So far I’ve found two good small hotels, reasonably priced:

Gotyk House in Gdanska small  b&b in what’s reportedly this seaport city’s oldest house, built in 1541.  (see illustration above)

Karmel hotel in Krakow – in Kazimierez, the former Jewish quarter/ghetto dating back to the 1500’s. (I should feel right at home…although the Jewish ghetto has been replaced by what is now a trendy area, I’m told. And of course, the vast majority of the 60,000 Jews in the ghetto were murdered by the Nazis.) In addition to Auschwitz, we plan to visit Oskar Schindler’s factory. Apparently the nearby concentration camp Birkenau is even worse than Auschwitz. We visited Dachau years ago in Munich.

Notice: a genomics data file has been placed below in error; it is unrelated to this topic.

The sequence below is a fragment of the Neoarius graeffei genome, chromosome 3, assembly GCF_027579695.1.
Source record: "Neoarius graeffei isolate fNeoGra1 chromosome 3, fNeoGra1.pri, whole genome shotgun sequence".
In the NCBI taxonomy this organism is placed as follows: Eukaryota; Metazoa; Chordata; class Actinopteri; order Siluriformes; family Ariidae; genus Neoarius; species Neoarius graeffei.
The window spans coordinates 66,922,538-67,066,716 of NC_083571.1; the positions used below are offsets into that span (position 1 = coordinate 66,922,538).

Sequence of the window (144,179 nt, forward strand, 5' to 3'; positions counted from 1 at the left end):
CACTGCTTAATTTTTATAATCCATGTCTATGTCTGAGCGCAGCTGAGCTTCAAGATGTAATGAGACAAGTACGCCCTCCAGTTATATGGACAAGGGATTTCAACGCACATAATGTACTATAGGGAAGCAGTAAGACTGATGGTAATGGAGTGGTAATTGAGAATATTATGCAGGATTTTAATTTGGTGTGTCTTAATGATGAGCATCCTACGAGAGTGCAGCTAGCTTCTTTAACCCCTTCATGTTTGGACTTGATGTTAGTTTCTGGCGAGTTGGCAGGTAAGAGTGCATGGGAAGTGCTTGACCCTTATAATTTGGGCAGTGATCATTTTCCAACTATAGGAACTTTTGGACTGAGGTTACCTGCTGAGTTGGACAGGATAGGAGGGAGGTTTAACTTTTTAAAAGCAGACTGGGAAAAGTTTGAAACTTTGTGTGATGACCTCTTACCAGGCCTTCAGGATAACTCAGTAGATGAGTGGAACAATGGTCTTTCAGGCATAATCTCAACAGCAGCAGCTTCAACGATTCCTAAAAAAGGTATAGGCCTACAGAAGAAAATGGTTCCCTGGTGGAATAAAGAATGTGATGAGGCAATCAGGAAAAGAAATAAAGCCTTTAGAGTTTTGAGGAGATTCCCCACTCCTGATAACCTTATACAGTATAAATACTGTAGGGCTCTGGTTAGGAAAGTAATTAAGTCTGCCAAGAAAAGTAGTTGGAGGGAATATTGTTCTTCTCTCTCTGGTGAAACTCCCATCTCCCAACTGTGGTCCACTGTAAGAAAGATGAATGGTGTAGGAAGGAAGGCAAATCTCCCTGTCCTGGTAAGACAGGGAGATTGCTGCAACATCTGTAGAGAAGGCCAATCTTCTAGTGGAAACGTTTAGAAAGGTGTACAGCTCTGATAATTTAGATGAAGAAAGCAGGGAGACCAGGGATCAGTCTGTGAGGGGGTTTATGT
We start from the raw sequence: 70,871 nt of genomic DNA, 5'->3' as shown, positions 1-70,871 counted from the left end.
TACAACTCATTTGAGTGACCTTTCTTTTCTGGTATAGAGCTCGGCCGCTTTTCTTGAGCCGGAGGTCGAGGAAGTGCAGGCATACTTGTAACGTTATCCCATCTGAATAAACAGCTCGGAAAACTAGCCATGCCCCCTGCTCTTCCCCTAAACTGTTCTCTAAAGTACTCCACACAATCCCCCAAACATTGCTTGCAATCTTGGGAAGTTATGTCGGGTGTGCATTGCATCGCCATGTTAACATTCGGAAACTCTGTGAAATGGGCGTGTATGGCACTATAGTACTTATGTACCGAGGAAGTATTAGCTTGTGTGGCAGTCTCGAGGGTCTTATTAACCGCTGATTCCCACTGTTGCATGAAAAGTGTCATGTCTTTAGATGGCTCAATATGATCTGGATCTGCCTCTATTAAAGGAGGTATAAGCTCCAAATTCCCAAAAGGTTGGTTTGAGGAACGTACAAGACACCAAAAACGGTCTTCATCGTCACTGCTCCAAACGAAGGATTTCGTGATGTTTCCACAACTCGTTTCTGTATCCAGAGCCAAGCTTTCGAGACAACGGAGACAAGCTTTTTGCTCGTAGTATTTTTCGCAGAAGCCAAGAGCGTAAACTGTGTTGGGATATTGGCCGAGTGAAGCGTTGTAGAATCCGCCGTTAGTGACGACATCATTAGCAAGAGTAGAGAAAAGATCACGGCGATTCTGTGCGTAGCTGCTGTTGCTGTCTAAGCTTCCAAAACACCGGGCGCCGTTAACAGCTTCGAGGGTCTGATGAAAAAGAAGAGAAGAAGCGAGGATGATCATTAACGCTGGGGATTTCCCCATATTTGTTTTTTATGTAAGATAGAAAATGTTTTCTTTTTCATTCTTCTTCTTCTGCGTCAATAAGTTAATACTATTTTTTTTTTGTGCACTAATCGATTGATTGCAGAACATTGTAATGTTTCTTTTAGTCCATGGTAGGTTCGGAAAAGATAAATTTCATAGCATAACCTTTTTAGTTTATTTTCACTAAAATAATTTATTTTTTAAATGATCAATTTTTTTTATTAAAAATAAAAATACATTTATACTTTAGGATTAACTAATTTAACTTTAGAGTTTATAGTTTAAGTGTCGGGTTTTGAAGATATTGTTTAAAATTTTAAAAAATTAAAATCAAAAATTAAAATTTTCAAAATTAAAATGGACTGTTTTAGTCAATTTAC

Royal Capital City of Kraków
Stołeczne Królewskie Miasto Kraków

Main Market Square, Wawel Castle, Barbican, St. Mary’s Basilica, St. Peter and Paul Church, Collegium Maius